JOHN LOPES: In that session, he went out, hadn't been in the car since the incident. He went out, did a couple laps, came in, said, "Give me one Turner front wing." He went out, he would have been position six in qualifying.
ADAM SAAL: Outstanding. Actually, you all can relive that moment next Tuesday, I believe. Check your listings. On HBO Real Sports with Bryant Gumble, Bryant came over to Germany and did a whole feature. I don't know how many of you are familiar with that show. It gets behind the scenes. Bryant himself said, "I want to do this story." So he joined us. We worked with that group. That airs on July 22nd, which I believe is next Tuesday. It's definitely coming up on HBO. Let us know how you like it and definitely let the HBO people know how you like it. We know there's a lot more stories in our paddock that need to be told on these shows. They'll go after them with your help.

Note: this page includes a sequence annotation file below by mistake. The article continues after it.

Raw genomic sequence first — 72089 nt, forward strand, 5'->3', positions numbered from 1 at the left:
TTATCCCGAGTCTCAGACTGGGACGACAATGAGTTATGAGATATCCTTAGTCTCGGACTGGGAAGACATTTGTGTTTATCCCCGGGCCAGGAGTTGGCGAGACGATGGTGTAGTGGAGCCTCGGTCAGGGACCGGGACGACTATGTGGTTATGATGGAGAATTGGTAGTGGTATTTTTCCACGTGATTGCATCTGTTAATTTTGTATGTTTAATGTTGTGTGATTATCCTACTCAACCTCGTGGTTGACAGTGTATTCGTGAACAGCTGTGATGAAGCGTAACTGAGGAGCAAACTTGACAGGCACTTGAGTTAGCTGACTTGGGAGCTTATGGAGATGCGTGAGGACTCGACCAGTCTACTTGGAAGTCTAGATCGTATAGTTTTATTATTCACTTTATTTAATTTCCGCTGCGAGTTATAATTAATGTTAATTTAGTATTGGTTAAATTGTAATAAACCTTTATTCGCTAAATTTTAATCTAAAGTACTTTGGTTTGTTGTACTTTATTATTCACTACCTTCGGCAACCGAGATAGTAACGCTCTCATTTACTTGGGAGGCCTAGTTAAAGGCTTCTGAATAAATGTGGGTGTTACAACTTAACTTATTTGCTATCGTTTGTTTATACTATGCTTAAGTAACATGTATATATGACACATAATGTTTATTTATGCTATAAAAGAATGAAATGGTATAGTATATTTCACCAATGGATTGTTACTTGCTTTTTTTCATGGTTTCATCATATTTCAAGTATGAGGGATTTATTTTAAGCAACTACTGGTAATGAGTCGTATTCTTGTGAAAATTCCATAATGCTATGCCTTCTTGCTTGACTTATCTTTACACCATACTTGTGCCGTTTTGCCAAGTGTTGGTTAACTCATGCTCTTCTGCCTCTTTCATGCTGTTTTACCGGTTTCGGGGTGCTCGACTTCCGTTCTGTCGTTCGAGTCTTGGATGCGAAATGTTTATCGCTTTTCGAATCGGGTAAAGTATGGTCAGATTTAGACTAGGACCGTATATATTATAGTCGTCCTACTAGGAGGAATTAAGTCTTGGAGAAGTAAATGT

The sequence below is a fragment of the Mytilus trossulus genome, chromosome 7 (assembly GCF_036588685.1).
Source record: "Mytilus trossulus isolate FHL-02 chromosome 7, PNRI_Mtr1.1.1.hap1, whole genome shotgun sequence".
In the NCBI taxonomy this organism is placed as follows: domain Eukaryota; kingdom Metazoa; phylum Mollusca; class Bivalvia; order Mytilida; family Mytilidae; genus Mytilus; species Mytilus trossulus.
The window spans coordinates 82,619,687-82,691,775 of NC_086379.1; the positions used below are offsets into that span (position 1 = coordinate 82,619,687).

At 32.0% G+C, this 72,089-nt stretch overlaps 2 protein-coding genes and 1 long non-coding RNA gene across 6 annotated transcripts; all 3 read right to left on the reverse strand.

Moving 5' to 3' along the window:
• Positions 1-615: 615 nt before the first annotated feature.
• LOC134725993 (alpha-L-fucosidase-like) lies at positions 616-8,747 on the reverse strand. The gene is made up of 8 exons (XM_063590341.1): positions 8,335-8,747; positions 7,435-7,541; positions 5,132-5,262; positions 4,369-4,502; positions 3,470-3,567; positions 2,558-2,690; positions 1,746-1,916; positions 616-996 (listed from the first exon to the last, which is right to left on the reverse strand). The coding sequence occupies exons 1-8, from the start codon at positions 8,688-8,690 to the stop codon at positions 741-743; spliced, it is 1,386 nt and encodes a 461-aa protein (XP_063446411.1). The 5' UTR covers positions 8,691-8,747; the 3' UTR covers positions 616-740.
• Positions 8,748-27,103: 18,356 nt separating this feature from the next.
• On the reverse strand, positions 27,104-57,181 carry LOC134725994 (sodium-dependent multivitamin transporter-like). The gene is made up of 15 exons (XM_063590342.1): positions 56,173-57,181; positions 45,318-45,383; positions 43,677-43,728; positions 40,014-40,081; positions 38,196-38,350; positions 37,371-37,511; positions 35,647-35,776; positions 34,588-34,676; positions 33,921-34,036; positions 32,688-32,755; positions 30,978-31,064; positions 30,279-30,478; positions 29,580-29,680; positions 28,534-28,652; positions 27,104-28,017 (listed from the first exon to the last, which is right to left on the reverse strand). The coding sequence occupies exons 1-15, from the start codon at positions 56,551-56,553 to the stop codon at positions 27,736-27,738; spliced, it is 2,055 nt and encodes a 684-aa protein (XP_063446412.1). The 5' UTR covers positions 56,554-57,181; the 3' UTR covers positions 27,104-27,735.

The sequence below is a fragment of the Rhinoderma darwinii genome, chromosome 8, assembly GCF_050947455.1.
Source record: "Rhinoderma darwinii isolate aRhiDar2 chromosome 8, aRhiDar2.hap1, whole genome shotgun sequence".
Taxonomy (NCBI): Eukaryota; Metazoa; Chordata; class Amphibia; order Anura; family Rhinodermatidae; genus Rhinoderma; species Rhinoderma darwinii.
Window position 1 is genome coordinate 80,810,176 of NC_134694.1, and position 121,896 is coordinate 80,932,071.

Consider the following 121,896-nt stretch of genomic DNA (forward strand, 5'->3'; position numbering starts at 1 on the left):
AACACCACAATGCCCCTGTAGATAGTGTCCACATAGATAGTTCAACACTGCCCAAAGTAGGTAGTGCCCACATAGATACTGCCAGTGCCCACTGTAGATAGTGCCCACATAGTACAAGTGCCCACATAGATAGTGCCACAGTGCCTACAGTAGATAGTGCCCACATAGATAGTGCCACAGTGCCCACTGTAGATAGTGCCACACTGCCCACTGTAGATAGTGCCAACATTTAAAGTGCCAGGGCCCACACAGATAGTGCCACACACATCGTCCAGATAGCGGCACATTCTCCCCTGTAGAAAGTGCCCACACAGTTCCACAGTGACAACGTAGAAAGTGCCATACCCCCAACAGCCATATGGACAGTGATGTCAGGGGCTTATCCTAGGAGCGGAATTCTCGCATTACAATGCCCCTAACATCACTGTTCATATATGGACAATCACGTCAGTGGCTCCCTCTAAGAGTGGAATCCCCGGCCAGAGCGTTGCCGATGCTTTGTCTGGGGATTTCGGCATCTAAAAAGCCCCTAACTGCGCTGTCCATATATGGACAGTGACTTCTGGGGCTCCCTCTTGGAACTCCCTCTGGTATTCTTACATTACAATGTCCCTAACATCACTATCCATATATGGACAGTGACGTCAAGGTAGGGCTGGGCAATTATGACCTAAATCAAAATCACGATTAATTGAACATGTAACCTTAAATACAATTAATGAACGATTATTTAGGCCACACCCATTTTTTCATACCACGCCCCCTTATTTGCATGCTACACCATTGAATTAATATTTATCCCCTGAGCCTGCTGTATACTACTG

Q. I'm Peggy Scott from Plain City. Thank you for being here. I have a question. You talk about wanting to make it exciting for the fans. What I like about Champ Car is the diversity of the different tracks, the road, the street. The street courses sometimes can get just follow-the-leader. Is there anything you can do to widen some of the areas of the street courses so there can be more passing, so it can be more exciting for us to watch?
CALVIN FISH: Certainly we had some new events last year. Being honest with you, they got their fair share of criticism, both Miami and Denver in terms of the overall layouts. Very bumpy in Denver. Obviously, you're restricted by the width of the street. You can't go in there and knock down buildings. Normally the local council doesn't like that. We have some great street circuits on the agenda right now, Surfers Paradise which Sebastien hasn't been at yet I believe. Toronto is certainly a great street track, as well. You ran over in Europe. How did the circuit this weekend compare?